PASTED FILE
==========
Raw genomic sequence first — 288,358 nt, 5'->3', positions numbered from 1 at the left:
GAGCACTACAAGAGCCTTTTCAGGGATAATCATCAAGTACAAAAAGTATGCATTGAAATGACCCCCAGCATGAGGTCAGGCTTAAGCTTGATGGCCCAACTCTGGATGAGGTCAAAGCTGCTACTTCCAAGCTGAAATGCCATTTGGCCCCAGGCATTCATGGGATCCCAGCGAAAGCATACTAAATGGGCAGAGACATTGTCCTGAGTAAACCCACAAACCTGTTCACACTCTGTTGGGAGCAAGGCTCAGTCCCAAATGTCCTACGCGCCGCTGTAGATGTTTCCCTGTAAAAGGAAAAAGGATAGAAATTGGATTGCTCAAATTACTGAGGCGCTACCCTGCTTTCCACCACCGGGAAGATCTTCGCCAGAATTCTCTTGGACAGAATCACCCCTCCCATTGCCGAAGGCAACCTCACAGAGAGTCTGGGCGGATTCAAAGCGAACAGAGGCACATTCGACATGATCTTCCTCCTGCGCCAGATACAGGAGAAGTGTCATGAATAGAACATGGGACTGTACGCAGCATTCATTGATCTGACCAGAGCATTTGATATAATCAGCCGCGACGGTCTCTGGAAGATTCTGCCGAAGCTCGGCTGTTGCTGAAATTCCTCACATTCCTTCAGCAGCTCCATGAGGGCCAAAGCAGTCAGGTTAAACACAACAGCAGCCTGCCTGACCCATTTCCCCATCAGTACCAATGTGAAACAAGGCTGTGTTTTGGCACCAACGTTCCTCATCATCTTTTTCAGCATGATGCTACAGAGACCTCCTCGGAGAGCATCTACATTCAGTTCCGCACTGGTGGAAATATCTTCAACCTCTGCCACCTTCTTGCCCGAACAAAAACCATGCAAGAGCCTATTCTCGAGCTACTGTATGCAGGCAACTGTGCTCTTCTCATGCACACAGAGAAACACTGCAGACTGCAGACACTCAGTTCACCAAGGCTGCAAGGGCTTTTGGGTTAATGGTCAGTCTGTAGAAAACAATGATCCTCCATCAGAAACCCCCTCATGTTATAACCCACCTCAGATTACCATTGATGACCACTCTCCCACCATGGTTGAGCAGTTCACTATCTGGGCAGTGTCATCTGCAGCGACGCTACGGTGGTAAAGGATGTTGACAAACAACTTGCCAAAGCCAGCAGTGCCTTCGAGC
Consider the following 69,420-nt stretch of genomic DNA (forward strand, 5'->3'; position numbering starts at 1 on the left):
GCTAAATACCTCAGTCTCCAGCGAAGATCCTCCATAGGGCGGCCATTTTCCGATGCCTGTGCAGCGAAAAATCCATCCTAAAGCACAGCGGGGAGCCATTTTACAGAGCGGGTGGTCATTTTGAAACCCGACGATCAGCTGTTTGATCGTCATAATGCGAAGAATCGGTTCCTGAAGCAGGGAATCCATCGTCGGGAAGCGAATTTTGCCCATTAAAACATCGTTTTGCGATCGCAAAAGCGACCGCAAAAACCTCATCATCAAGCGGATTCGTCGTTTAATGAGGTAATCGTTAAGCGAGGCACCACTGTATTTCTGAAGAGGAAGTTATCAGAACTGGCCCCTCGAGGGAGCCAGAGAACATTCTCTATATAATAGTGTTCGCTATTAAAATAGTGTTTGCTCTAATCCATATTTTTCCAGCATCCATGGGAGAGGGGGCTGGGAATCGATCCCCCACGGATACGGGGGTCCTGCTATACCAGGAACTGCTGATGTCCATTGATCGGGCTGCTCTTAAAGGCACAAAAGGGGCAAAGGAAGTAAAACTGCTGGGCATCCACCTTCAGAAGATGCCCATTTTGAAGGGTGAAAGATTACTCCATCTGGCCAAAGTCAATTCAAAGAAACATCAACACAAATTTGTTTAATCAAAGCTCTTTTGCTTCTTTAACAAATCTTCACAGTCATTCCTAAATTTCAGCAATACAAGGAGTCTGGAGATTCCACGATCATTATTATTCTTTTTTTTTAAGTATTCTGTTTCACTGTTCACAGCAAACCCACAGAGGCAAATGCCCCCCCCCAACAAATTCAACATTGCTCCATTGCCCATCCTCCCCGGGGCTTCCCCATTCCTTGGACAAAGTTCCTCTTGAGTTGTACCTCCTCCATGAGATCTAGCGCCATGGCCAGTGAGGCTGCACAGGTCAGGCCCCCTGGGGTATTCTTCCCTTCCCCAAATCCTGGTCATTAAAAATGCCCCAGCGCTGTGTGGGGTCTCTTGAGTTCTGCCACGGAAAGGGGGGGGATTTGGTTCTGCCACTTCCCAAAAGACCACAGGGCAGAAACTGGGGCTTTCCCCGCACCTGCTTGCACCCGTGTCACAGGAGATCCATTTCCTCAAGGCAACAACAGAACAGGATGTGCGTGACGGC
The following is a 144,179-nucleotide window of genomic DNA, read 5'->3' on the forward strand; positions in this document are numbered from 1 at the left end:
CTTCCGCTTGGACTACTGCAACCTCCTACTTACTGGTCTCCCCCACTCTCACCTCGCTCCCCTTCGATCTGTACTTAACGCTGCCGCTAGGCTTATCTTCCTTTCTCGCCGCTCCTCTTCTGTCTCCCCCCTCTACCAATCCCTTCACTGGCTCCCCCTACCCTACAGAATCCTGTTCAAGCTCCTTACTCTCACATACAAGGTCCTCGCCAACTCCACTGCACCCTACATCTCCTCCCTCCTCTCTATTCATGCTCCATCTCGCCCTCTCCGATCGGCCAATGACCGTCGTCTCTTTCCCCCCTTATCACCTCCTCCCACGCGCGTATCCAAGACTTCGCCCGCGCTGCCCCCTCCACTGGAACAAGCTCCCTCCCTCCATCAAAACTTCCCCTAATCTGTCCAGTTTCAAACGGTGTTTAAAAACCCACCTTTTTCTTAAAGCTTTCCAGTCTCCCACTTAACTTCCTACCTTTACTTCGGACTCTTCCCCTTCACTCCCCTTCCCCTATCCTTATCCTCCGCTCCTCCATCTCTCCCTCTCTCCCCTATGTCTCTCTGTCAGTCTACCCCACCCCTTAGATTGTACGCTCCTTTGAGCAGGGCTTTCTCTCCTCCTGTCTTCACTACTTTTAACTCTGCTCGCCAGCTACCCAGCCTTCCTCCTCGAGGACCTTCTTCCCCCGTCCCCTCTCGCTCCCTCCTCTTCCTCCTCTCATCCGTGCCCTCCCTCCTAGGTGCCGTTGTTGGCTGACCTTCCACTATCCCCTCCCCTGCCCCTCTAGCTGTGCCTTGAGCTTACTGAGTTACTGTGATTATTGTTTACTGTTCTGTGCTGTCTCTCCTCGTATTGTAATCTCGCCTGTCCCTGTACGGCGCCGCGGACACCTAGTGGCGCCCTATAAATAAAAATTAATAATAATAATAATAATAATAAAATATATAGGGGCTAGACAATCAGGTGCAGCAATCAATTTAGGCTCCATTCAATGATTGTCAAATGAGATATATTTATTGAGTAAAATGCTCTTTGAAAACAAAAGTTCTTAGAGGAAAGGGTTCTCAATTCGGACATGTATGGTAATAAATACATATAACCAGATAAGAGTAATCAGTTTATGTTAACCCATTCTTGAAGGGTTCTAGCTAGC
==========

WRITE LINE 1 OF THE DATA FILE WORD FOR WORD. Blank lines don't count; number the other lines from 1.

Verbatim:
Raw genomic sequence first — 288,358 nt, 5'->3', positions numbered from 1 at the left: